On May 12, a bright and balmy Saturday, 50 friends of the Gender, Sexuality, and Feminist Studies Program gathered for the annual Chellis House end-of-the-year party. This year, people not only came together to celebrate the Feminists of the Year, but also to honor writer-in-residence Julia Alvarez and sociology professor Peggy Nelson for their decade-long commitment to promoting feminism at Middlebury.

Catharine Wright, Director of the Writing Program, gave a moving speech in which she remembered her last year as a student at Middlebury College in 1984 and her request to have a woman writer read her senior work. Since there were only two female members of the English Department and neither one of them was a creative writer, Middlebury had to “borrow” Julia Alvarez from the University of Vermont, where she was teaching at the time. “During my defense, for the first time all year, I felt as though someone really saw my work, and spoke about it in ways I understood,” Catharine Wright remembers. Ever since she started to teach at Middlebury, Catharine has used Julia’s essay “A White Woman of Color,” “a story [that allows] for the competing claims of different parts of ourselves and where we come from” and thus models for the young writers in her classes how to write their intersectional experiences of self and world.

Claudia Cooper, visiting assistant professor of English & American Literatures and Education Studies, praised Julia for “her curiosity and sense of justice, and her understanding of the ways in which we construct meaning from narratives, and her dedication to uncovering Truth, which as she reminds us, does not necessarily lie in the facts.”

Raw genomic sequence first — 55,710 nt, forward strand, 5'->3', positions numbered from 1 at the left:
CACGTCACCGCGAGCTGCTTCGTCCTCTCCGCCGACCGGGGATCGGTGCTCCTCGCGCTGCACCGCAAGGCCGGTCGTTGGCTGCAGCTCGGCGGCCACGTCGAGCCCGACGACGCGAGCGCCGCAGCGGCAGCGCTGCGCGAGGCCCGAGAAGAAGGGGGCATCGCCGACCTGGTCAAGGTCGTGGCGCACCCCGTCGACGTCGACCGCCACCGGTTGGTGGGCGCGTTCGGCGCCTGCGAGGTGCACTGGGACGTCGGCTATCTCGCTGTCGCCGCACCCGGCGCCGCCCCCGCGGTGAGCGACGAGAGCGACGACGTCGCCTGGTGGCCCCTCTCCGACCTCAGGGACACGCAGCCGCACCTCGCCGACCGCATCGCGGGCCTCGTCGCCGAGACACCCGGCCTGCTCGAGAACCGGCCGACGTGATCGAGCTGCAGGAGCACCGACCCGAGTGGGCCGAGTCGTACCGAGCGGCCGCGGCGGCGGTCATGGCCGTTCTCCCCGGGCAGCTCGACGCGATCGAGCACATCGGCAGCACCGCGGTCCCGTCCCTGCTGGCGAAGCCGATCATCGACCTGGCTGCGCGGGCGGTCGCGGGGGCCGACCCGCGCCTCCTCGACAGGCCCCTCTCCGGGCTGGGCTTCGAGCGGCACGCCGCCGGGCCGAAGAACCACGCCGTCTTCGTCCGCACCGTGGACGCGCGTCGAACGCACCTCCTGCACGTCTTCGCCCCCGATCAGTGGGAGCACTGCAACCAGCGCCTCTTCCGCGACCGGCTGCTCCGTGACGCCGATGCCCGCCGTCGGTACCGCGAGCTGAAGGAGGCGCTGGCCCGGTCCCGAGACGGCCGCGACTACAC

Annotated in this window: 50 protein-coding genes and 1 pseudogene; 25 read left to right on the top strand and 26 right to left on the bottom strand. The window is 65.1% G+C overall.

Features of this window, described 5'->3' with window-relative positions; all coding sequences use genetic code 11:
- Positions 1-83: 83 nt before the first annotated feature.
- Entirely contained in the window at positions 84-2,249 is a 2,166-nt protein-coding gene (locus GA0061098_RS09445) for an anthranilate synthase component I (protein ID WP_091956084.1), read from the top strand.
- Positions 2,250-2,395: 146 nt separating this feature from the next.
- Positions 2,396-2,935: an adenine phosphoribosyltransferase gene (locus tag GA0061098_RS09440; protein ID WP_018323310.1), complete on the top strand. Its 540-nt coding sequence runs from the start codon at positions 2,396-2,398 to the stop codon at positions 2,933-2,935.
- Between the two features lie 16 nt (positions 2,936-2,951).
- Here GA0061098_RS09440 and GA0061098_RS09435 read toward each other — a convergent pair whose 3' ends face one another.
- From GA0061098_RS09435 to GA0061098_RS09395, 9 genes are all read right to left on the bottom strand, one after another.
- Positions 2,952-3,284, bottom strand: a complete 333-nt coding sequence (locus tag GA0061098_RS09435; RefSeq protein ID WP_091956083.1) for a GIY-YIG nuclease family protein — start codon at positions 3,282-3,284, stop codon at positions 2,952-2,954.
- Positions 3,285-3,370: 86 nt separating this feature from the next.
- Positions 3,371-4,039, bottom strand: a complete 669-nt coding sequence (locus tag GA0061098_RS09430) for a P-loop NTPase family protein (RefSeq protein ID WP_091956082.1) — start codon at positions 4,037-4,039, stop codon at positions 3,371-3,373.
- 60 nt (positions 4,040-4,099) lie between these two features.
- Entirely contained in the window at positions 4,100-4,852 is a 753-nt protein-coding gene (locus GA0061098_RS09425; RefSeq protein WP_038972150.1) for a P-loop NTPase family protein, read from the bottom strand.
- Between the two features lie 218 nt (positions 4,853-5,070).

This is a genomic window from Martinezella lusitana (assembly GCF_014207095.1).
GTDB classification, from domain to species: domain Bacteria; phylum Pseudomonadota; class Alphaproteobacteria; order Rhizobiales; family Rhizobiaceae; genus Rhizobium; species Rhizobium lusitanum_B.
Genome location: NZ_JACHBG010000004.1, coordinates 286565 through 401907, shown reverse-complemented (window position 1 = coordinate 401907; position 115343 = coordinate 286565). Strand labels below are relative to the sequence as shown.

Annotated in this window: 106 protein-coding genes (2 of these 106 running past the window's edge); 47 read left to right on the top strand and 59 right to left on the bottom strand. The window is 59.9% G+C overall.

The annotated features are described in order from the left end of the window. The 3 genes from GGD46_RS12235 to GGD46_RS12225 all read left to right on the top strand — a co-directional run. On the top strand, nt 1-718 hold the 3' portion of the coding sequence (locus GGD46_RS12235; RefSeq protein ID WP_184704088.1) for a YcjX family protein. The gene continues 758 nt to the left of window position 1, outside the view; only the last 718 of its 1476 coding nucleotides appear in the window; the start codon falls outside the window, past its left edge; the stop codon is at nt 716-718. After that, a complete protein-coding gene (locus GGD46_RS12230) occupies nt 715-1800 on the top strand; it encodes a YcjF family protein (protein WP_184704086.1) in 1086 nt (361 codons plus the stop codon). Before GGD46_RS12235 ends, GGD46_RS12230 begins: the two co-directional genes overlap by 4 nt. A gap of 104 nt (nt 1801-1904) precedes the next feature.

Cheryl Faraone, professor of Theater and GSFS, lauded Julia for her dedication to the program in all its permutations—Women’s Studies, Women’s & Gender Studies, and finally GSFS. Students Angie Segura ’16 and Zarai Zaragosa ’17, co-presidents of Alianza Latinoamericana y Caribeña, thanked Julia for her dedication to their organization. For over two decades, Julia has been the “madrina,” or “godmother” of the student group, and constantly conveys to the students: “I will be there for you, I will share with you what I understand, I will shine a light.”

The laurels for Peggy Nelson were equally impressive. Holly Allen, Assistant Professor of American Studies, put Peggy’s career at Middlebury in a historical perspective. Soon after arriving at Middlebury in 1975, Peggy became a recognized feminist and advocate for women’s issues on campus. Within a year, she was faculty advisor to the student Women’s Union, which in 1976 had dozens of members and an ambitious program of activities including women’s health advocacy, career counseling for women, and a campaign to establish a women’s center on campus, which finally came to fruition in 1993 with the inauguration of Chellis House. Holly also highlighted Peggy’s abiding scholarly commitment to addressing the deeply gendered demands of family and caregiving—as those demands fall differently on women and men, young and old, abled and disabled, wealthy and working-class.